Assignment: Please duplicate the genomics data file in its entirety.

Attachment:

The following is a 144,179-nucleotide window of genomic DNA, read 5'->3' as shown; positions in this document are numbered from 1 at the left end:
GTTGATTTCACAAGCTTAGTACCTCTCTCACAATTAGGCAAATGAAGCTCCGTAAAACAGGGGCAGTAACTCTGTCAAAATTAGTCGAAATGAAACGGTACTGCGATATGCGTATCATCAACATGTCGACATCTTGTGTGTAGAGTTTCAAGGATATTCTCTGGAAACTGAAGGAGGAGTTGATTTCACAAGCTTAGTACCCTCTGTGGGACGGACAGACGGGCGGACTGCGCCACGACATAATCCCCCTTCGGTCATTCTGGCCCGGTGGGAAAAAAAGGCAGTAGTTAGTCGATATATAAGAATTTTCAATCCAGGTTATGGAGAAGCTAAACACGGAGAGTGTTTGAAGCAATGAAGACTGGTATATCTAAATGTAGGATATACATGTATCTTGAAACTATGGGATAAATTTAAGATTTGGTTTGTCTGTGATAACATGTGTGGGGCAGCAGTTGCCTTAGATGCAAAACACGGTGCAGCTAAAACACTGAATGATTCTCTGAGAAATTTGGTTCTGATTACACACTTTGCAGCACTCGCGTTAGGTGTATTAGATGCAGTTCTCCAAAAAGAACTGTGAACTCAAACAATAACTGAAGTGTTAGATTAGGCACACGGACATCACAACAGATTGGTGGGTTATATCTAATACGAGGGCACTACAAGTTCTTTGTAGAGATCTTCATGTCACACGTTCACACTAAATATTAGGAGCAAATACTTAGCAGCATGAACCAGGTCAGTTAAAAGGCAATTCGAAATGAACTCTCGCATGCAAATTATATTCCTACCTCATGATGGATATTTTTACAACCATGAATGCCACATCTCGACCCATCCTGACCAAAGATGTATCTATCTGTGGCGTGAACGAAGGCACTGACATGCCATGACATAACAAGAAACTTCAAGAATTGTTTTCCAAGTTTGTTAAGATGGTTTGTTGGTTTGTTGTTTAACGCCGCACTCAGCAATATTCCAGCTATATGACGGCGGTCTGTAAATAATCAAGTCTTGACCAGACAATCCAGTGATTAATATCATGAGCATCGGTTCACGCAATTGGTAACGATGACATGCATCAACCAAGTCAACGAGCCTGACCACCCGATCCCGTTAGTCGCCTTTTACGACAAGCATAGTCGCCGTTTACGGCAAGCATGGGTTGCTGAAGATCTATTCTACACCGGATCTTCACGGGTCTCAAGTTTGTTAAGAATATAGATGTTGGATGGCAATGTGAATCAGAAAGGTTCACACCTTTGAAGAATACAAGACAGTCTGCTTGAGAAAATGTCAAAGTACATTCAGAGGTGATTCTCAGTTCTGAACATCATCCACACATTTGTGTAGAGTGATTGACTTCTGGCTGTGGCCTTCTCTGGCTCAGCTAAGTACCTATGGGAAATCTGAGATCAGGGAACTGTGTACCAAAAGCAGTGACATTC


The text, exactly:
The following is a 144,179-nucleotide window of genomic DNA, read 5'->3' as shown; positions in this document are numbered from 1 at the left end:
GTTGATTTCACAAGCTTAGTACCTCTCTCACAATTAGGCAAATGAAGCTCCGTAAAACAGGGGCAGTAACTCTGTCAAAATTAGTCGAAATGAAACGGTACTGCGATATGCGTATCATCAACATGTCGACATCTTGTGTGTAGAGTTTCAAGGATATTCTCTGGAAACTGAAGGAGGAGTTGATTTCACAAGCTTAGTACCCTCTGTGGGACGGACAGACGGGCGGACTGCGCCACGACATAATCCCCCTTCGGTCATTCTGGCCCGGTGGGAAAAAAAGGCAGTAGTTAGTCGATATATAAGAATTTTCAATCCAGGTTATGGAGAAGCTAAACACGGAGAGTGTTTGAAGCAATGAAGACTGGTATATCTAAATGTAGGATATACATGTATCTTGAAACTATGGGATAAATTTAAGATTTGGTTTGTCTGTGATAACATGTGTGGGGCAGCAGTTGCCTTAGATGCAAAACACGGTGCAGCTAAAACACTGAATGATTCTCTGAGAAATTTGGTTCTGATTACACACTTTGCAGCACTCGCGTTAGGTGTATTAGATGCAGTTCTCCAAAAAGAACTGTGAACTCAAACAATAACTGAAGTGTTAGATTAGGCACACGGACATCACAACAGATTGGTGGGTTATATCTAATACGAGGGCACTACAAGTTCTTTGTAGAGATCTTCATGTCACACGTTCACACTAAATATTAGGAGCAAATACTTAGCAGCATGAACCAGGTCAGTTAAAAGGCAATTCGAAATGAACTCTCGCATGCAAATTATATTCCTACCTCATGATGGATATTTTTACAACCATGAATGCCACATCTCGACCCATCCTGACCAAAGATGTATCTATCTGTGGCGTGAACGAAGGCACTGACATGCCATGACATAACAAGAAACTTCAAGAATTGTTTTCCAAGTTTGTTAAGATGGTTTGTTGGTTTGTTGTTTAACGCCGCACTCAGCAATATTCCAGCTATATGACGGCGGTCTGTAAATAATCAAGTCTTGACCAGACAATCCAGTGATTAATATCATGAGCATCGGTTCACGCAATTGGTAACGATGACATGCATCAACCAAGTCAACGAGCCTGACCACCCGATCCCGTTAGTCGCCTTTTACGACAAGCATAGTCGCCGTTTACGGCAAGCATGGGTTGCTGAAGATCTATTCTACACCGGATCTTCACGGGTCTCAAGTTTGTTAAGAATATAGATGTTGGATGGCAATGTGAATCAGAAAGGTTCACACCTTTGAAGAATACAAGACAGTCTGCTTGAGAAAATGTCAAAGTACATTCAGAGGTGATTCTCAGTTCTGAACATCATCCACACATTTGTGTAGAGTGATTGACTTCTGGCTGTGGCCTTCTCTGGCTCAGCTAAGTACCTATGGGAAATCTGAGATCAGGGAACTGTGTACCAAAAGCAGTGACATTC